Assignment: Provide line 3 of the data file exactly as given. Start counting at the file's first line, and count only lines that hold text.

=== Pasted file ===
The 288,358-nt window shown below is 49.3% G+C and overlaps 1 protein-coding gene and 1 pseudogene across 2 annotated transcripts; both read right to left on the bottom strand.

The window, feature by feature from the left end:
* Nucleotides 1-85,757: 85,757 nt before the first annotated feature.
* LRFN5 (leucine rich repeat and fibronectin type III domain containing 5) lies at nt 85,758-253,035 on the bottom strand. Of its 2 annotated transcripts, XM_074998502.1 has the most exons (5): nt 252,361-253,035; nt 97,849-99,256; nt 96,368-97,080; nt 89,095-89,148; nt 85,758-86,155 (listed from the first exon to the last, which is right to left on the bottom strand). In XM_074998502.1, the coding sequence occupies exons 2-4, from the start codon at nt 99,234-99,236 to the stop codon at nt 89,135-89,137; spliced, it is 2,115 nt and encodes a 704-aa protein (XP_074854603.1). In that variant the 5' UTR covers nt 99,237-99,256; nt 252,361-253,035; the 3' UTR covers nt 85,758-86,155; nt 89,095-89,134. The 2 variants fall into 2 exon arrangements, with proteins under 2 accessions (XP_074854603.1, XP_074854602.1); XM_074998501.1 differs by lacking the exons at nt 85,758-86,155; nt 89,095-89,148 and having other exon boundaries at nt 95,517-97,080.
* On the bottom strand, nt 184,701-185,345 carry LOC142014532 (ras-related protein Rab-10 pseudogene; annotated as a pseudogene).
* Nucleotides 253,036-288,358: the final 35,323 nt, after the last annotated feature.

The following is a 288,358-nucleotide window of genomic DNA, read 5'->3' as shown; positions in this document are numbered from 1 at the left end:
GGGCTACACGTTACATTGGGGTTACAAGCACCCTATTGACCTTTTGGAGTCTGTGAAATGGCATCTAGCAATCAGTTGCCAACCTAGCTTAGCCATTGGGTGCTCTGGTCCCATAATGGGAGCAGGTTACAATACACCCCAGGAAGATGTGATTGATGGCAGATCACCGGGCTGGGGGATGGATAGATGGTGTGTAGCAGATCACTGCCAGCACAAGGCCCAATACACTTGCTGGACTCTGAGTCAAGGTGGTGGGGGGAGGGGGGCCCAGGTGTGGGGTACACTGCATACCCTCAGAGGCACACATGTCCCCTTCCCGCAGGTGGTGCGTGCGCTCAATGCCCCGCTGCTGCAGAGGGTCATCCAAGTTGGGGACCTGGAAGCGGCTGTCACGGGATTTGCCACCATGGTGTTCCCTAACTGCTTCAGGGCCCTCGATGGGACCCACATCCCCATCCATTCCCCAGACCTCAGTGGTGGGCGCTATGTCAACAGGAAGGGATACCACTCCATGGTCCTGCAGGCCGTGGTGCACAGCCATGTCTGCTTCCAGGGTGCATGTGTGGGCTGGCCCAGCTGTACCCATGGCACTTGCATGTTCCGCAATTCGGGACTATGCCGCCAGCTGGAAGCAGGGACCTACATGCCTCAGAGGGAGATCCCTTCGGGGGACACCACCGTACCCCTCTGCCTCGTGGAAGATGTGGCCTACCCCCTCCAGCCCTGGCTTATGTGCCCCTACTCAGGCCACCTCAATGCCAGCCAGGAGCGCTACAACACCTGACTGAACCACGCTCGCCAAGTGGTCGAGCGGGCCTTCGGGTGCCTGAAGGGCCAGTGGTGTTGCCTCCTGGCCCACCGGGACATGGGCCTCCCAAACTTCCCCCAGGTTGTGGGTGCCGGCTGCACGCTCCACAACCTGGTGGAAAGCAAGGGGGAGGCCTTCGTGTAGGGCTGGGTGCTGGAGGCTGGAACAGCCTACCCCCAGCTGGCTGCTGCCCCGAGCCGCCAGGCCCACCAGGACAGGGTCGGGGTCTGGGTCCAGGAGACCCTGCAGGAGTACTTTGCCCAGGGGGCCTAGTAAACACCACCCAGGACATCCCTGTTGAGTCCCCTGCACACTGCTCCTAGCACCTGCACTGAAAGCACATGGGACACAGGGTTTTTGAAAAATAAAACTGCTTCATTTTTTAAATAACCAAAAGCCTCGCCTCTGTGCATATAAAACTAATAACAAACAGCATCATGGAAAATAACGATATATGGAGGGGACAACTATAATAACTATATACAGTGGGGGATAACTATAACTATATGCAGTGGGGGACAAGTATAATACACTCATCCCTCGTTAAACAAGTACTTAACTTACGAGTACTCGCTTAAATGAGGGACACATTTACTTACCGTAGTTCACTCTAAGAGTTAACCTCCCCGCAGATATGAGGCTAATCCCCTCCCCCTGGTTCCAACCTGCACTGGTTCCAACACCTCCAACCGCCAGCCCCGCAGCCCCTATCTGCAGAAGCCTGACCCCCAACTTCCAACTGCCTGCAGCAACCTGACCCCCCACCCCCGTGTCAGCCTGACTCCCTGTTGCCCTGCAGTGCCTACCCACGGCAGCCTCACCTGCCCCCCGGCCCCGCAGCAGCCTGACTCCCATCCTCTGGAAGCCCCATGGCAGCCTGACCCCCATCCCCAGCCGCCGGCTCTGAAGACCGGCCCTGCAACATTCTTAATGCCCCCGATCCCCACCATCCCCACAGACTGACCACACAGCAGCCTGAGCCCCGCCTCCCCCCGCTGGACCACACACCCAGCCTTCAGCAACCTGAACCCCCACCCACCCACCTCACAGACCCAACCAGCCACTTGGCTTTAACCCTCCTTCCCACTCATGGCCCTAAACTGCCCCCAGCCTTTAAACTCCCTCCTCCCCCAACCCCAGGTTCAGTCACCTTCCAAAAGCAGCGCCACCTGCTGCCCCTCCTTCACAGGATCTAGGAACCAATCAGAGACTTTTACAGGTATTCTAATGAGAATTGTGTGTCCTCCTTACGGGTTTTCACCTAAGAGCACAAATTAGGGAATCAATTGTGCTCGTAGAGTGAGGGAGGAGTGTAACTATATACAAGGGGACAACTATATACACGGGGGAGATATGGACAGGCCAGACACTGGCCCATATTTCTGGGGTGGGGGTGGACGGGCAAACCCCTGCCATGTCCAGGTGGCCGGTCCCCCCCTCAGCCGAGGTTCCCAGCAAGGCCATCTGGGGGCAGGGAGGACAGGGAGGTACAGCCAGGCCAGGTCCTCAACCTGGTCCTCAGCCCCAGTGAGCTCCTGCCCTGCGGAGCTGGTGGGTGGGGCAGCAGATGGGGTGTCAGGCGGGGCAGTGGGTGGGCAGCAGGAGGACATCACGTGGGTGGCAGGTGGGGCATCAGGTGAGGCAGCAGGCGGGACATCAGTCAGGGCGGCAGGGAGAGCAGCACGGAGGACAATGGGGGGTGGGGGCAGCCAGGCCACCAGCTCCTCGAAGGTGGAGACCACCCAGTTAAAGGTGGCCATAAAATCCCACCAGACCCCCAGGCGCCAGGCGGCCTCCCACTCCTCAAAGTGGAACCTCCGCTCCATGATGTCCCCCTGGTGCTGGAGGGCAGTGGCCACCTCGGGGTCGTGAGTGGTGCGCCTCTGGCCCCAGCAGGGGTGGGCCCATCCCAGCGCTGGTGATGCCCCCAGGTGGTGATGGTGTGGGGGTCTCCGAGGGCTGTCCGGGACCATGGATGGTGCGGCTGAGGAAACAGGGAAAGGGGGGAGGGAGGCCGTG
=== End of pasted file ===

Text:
* Nucleotides 1-85,757: 85,757 nt before the first annotated feature.